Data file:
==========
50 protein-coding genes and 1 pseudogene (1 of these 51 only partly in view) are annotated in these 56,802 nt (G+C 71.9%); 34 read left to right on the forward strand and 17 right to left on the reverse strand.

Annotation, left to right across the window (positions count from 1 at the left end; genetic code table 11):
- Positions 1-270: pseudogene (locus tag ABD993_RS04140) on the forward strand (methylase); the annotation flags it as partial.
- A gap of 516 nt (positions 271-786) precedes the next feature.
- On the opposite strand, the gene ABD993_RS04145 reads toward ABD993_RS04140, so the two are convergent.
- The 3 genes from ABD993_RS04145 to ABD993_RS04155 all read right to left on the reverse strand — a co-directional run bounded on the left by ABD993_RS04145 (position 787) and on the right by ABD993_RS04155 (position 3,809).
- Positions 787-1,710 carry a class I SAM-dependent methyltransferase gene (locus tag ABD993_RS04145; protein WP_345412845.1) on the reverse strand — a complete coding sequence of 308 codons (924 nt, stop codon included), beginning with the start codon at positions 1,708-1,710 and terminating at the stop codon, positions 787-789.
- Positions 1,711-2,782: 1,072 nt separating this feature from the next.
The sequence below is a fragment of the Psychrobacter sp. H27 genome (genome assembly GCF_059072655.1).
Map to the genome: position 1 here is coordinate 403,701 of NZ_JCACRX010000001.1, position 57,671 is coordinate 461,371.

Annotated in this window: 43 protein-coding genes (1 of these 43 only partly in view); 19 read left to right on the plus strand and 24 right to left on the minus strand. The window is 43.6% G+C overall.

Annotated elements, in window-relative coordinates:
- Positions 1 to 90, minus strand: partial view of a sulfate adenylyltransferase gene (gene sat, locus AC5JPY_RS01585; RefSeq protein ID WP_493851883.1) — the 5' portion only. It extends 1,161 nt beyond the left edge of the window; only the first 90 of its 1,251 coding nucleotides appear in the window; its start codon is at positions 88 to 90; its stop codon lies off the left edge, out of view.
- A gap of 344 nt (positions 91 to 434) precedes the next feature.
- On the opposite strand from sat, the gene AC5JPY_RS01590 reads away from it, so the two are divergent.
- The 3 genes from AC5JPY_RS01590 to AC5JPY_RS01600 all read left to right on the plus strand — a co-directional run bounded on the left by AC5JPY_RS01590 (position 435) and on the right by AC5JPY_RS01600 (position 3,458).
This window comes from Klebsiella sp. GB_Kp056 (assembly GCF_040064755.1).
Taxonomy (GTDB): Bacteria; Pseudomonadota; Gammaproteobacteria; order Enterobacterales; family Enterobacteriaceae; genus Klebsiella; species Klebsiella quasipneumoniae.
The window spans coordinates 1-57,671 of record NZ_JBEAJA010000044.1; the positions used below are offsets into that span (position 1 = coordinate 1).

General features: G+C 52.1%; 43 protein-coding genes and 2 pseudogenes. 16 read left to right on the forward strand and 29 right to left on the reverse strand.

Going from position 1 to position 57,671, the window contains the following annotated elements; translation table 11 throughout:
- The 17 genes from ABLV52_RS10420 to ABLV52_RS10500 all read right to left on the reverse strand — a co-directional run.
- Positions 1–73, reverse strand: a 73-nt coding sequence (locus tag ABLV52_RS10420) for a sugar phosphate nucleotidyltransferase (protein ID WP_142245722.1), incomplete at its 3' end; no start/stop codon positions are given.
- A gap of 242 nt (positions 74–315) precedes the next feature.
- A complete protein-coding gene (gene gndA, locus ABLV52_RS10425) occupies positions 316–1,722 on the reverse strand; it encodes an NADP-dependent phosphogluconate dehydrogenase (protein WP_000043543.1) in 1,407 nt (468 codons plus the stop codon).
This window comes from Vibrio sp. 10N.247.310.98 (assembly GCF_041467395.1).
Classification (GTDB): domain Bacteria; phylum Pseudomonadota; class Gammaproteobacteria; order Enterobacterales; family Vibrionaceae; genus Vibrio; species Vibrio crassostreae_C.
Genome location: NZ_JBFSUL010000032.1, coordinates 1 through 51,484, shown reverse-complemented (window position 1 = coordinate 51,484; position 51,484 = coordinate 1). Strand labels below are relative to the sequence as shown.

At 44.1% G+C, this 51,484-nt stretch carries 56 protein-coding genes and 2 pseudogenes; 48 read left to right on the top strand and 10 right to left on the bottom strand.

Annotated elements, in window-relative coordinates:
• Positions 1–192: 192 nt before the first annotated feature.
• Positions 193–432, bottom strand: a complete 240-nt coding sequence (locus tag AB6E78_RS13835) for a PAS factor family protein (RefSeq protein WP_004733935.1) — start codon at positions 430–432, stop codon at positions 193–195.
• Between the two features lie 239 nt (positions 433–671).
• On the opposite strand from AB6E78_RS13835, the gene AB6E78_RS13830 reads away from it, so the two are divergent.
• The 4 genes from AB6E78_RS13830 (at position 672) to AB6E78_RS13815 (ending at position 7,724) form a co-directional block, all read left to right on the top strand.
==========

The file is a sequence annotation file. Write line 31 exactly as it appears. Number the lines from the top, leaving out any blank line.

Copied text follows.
• Positions 1–192: 192 nt before the first annotated feature.